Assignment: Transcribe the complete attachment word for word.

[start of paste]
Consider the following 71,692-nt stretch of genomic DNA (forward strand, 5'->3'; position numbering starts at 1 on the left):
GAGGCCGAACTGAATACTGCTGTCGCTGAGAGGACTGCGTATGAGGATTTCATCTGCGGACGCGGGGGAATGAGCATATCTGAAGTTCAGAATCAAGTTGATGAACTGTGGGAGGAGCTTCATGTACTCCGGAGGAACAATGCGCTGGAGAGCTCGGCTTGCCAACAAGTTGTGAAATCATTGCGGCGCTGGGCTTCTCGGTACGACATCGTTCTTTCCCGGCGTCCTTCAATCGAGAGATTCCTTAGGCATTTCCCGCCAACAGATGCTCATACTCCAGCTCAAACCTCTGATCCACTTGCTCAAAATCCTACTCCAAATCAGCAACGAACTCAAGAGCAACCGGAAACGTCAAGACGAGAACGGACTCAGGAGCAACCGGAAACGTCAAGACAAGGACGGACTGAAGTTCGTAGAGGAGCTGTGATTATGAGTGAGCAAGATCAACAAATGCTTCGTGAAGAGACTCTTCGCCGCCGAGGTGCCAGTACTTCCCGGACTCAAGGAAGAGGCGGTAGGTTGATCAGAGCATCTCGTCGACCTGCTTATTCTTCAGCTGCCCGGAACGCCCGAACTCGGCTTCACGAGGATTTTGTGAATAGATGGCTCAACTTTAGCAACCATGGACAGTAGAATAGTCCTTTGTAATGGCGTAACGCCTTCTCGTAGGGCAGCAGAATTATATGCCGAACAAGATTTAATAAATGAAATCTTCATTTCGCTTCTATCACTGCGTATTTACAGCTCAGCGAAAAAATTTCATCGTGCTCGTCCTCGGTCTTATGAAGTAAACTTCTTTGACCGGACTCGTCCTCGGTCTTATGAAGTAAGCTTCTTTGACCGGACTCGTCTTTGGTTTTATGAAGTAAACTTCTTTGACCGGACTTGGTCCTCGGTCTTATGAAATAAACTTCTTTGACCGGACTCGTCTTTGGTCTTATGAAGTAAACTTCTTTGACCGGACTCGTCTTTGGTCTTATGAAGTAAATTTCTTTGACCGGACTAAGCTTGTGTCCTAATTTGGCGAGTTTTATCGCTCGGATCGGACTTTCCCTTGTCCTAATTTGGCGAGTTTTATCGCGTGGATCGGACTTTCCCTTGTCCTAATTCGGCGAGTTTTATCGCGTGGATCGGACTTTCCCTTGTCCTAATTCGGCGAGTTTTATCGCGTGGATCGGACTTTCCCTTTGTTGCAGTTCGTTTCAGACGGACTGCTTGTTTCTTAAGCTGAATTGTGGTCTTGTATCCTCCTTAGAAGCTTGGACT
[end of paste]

Consider the following 71,692-nt stretch of genomic DNA (forward strand, 5'->3'; position numbering starts at 1 on the left):
GAGGCCGAACTGAATACTGCTGTCGCTGAGAGGACTGCGTATGAGGATTTCATCTGCGGACGCGGGGGAATGAGCATATCTGAAGTTCAGAATCAAGTTGATGAACTGTGGGAGGAGCTTCATGTACTCCGGAGGAACAATGCGCTGGAGAGCTCGGCTTGCCAACAAGTTGTGAAATCATTGCGGCGCTGGGCTTCTCGGTACGACATCGTTCTTTCCCGGCGTCCTTCAATCGAGAGATTCCTTAGGCATTTCCCGCCAACAGATGCTCATACTCCAGCTCAAACCTCTGATCCACTTGCTCAAAATCCTACTCCAAATCAGCAACGAACTCAAGAGCAACCGGAAACGTCAAGACGAGAACGGACTCAGGAGCAACCGGAAACGTCAAGACAAGGACGGACTGAAGTTCGTAGAGGAGCTGTGATTATGAGTGAGCAAGATCAACAAATGCTTCGTGAAGAGACTCTTCGCCGCCGAGGTGCCAGTACTTCCCGGACTCAAGGAAGAGGCGGTAGGTTGATCAGAGCATCTCGTCGACCTGCTTATTCTTCAGCTGCCCGGAACGCCCGAACTCGGCTTCACGAGGATTTTGTGAATAGATGGCTCAACTTTAGCAACCATGGACAGTAGAATAGTCCTTTGTAATGGCGTAACGCCTTCTCGTAGGGCAGCAGAATTATATGCCGAACAAGATTTAATAAATGAAATCTTCATTTCGCTTCTATCACTGCGTATTTACAGCTCAGCGAAAAAATTTCATCGTGCTCGTCCTCGGTCTTATGAAGTAAACTTCTTTGACCGGACTCGTCCTCGGTCTTATGAAGTAAGCTTCTTTGACCGGACTCGTCTTTGGTTTTATGAAGTAAACTTCTTTGACCGGACTTGGTCCTCGGTCTTATGAAATAAACTTCTTTGACCGGACTCGTCTTTGGTCTTATGAAGTAAACTTCTTTGACCGGACTCGTCTTTGGTCTTATGAAGTAAATTTCTTTGACCGGACTAAGCTTGTGTCCTAATTTGGCGAGTTTTATCGCTCGGATCGGACTTTCCCTTGTCCTAATTTGGCGAGTTTTATCGCGTGGATCGGACTTTCCCTTGTCCTAATTCGGCGAGTTTTATCGCGTGGATCGGACTTTCCCTTGTCCTAATTCGGCGAGTTTTATCGCGTGGATCGGACTTTCCCTTTGTTGCAGTTCGTTTCAGACGGACTGCTTGTTTCTTAAGCTGAATTGTGGTCTTGTATCCTCCTTAGAAGCTTGGACT